The CaSR amino acid sequence (ENSFCAG00000008717) was taken from the domestic cat (Felis catus) Ensembl reference genome (FelCat9.0), and all orthologs were selected (Ensembl release 98, accessed in September 2019). The CaSR orthologs were filtered to remove sequences with < 60% identity compared with the cCaSR sequence, and to only keep sequences that were 1-to-1 matches from mammalian species. The associated taxonomic strings were taken from the NCBI Taxonomy Database48 using ETE 349. Next, newick trees were created from the filtered ortholog sequences using FastTree 2.1.11 with the -wag option for the WAG + CAT model and -gamma option for rescaling of branch lengths and computing a Gamma20-based likelihood50. The newick trees were then visualised using iTOL (version 5.5)51.
Functional expression of cCaSR and hCaSR
CaSR agonist preparation
All tested compounds were purchased as the purest form available from various chemical suppliers. All compounds were either directly dissolved in Calcium-free Tyrode’s buffer (130 mM NaCl, 5 mM KCl, 1 mM MgCl2, 5 mM NaHCO3, 20 mM HEPES; pH 7.4 sterile filtered and autoclaved), or in a mixture of Calcium-free Tyrode’s and DMSO, not exceeding a final DMSO concentration of 0.5% (v/ v) to avoid any toxic effects on transfected cells.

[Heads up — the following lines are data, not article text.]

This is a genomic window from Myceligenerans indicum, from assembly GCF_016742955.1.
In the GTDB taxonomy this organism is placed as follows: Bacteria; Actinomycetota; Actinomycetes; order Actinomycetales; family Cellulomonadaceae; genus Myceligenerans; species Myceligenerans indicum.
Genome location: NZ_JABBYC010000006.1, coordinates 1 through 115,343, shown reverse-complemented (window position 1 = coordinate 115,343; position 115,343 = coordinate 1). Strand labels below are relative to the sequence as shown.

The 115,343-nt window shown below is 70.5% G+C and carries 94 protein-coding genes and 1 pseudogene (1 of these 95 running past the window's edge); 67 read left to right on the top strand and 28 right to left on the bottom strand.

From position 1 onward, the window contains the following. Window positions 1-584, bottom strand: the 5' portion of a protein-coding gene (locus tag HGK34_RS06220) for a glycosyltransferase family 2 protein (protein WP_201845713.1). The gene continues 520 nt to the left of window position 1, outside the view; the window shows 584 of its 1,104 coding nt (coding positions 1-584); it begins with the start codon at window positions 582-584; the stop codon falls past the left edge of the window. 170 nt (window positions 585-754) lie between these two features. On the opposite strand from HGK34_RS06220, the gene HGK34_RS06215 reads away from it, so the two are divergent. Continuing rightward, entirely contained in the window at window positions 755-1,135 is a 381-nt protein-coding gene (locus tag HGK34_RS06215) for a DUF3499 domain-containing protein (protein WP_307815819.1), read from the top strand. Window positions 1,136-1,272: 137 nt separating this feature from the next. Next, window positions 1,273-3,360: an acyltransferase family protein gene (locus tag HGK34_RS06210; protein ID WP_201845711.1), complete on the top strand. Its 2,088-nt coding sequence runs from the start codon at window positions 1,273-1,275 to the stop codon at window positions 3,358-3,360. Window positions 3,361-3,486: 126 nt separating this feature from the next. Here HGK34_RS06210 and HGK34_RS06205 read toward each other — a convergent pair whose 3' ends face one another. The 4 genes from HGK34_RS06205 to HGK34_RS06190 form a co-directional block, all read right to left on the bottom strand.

Cloning of cCaSR in expression vector
The coding sequence of the Felis catus52 and Homo sapiens53 CaSR gene was synthesised by GeneArt (Thermo Fisher Scientific). The cat coding sequence was excised from the GeneArt construct and inserted in pcDNA3.1 for constitutive and transient expression or pcDNA5/ TO for inducible expression. For the human sequence the pcDNA6 vector as delivered by GeneArt was used without further sub-cloning. After restriction analysis for the screening of positive constructs, a clone with correct DNA fragmentation was selected and confirmed by sequencing the whole coding region (data not shown).
Stable transfection of cCaSR in HEK cells
The cCaSR expression constructs were stably-transfected in the mammalian cell line, HEK293/ T-REx/ natClytin. Transfections were performed by electroporation, following standard methodologies. Stably-transfected target and mock pools were obtained after 2–3 weeks of antibiotic selection, and clones were selected for testing. In order to evaluate the activity of each clone, 10 mM Calcium was injected onto the cells and the resulting luminescence was measured. The HEK293/ T-REx/ natClytin-cCaSR clone pool analysis showed dozens of high-responding clones in cCaSR-expressing cells. Mock cells were analysed identically to the cCaSR cells, and no responses were obtained.
Transient transfection of HEK cells with hCaSR and cCaSR